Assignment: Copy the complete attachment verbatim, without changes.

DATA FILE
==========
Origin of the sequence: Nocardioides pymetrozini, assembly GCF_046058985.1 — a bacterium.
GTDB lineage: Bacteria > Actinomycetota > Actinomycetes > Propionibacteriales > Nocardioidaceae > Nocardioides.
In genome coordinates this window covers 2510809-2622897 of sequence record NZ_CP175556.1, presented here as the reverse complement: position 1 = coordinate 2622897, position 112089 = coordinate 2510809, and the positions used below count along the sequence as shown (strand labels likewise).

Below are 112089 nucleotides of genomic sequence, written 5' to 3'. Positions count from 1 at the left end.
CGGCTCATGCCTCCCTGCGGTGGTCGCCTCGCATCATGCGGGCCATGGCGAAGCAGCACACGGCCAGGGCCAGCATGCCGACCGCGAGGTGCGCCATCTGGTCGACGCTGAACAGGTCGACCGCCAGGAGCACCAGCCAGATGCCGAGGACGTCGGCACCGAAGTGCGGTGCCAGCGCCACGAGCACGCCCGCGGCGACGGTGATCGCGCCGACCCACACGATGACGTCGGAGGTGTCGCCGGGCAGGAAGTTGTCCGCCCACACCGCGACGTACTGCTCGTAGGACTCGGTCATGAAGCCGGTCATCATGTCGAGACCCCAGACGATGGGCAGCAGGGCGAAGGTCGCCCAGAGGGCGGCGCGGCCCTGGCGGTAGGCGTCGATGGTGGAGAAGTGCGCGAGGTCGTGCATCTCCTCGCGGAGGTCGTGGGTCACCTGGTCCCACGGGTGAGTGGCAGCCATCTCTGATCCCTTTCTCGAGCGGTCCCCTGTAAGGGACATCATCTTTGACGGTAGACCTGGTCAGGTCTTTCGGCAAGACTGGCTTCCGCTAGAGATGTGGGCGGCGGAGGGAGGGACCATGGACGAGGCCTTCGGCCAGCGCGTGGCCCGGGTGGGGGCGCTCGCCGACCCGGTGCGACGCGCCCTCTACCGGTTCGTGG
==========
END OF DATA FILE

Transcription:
Origin of the sequence: Nocardioides pymetrozini, assembly GCF_046058985.1 — a bacterium.
GTDB lineage: Bacteria > Actinomycetota > Actinomycetes > Propionibacteriales > Nocardioidaceae > Nocardioides.
In genome coordinates this window covers 2510809-2622897 of sequence record NZ_CP175556.1, presented here as the reverse complement: position 1 = coordinate 2622897, position 112089 = coordinate 2510809, and the positions used below count along the sequence as shown (strand labels likewise).

Below are 112089 nucleotides of genomic sequence, written 5' to 3'. Positions count from 1 at the left end.
CGGCTCATGCCTCCCTGCGGTGGTCGCCTCGCATCATGCGGGCCATGGCGAAGCAGCACACGGCCAGGGCCAGCATGCCGACCGCGAGGTGCGCCATCTGGTCGACGCTGAACAGGTCGACCGCCAGGAGCACCAGCCAGATGCCGAGGACGTCGGCACCGAAGTGCGGTGCCAGCGCCACGAGCACGCCCGCGGCGACGGTGATCGCGCCGACCCACACGATGACGTCGGAGGTGTCGCCGGGCAGGAAGTTGTCCGCCCACACCGCGACGTACTGCTCGTAGGACTCGGTCATGAAGCCGGTCATCATGTCGAGACCCCAGACGATGGGCAGCAGGGCGAAGGTCGCCCAGAGGGCGGCGCGGCCCTGGCGGTAGGCGTCGATGGTGGAGAAGTGCGCGAGGTCGTGCATCTCCTCGCGGAGGTCGTGGGTCACCTGGTCCCACGGGTGAGTGGCAGCCATCTCTGATCCCTTTCTCGAGCGGTCCCCTGTAAGGGACATCATCTTTGACGGTAGACCTGGTCAGGTCTTTCGGCAAGACTGGCTTCCGCTAGAGATGTGGGCGGCGGAGGGAGGGACCATGGACGAGGCCTTCGGCCAGCGCGTGGCCCGGGTGGGGGCGCTCGCCGACCCGGTGCGACGCGCCCTCTACCGGTTCGTGG